Photos: After the pandemic, Langara fills back up

Students returned to the old normal after schools reopened again


By Meharwaan Manak, River H. Kero & Nils Rummler

When the pandemic hit, Langara College, like other institutions and businesses, had to operate under restrictions. Students had to get used to a completely new school concept in order to achieve their academic goals.

Schools turned to virtual classes, because students were told not to leave their homes in order to limit the spread of the virus. As learning continued remotely, the pandemic’s impact on campus created a different environment. A ghost town emerged. Places that were usually packed or crowded were almost deserted or completely abandoned.

By March 2020, Langara College was holding almost all its classes online. Cafeterias, small stores within the college and study areas were devoid of people.

After the province mandated masks for protection, the first people had ventured back into their schools. Students returned to their familiar surroundings to devote themselves to their studies. New social connections and interaction emerged again and after almost three years, students can now be seen again without their masks, sitting with their friends and enjoying their time with each other.  It seems everything has changed back to its origin.


Two people walk through the empty A building at Langara. Photo by Max Leckie.


The hallways at Langara can be found bustling with activity at almost any time of day. Photo by Meharwaan Manak


An empty hallway in Langara’s library building. Photo by Norman Galimski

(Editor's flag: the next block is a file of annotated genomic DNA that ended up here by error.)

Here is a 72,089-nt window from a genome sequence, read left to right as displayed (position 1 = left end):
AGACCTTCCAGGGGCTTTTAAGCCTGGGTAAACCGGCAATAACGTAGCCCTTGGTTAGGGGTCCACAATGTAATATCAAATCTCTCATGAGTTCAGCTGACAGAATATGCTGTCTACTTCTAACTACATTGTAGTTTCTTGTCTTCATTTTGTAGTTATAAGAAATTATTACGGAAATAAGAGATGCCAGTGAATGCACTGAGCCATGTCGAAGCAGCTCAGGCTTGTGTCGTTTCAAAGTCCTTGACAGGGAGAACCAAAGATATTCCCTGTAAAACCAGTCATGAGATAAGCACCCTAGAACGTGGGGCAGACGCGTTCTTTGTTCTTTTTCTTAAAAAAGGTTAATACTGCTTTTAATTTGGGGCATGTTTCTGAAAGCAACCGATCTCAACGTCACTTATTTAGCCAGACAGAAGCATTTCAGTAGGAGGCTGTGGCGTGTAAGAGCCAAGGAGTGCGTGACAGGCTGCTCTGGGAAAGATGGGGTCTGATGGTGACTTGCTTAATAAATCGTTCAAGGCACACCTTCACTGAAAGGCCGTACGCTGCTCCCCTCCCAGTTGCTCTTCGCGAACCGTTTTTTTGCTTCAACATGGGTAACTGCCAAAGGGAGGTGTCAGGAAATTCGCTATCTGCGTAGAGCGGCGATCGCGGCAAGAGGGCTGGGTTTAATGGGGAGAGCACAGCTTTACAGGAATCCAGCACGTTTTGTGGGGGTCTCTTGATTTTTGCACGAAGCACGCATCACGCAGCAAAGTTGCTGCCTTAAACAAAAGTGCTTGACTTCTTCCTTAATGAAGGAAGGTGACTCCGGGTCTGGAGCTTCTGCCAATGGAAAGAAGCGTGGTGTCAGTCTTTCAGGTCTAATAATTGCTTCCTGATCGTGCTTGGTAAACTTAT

Outside the Starbucks in the library used to be empty, but now it’s packed with students studying and walking between classes. Photo by Meharwaan Manak


Social sciences graduate Divya Gupta comes to Langara to study. Photo by Hannah Snider


Study groups and gatherings of friends appear all over campus, with a mix of folks who are masked and unmasked. Photo by Meharwaan Manak


The Langara College cafeteria, tables socially distanced with no students in sight on Oct. 15, 2020. Photo by Breanne Doyle


Friends studying and sharing lunch together in the cafeteria looks different in 2023 than it did during the height of the pandemic. Photo by Meharwaan Manak


Snack machines were not in use during the pandemic, as no students were on the property. Photo by YouTube/LangaraVoice


Many snack machines and shared facilities were marked with “out of order” signs during the pandemic due to fears and risks surrounding contamination. In 2023, these machines are only out of order when they’re… out of order. Photo by Meharwaan Manak

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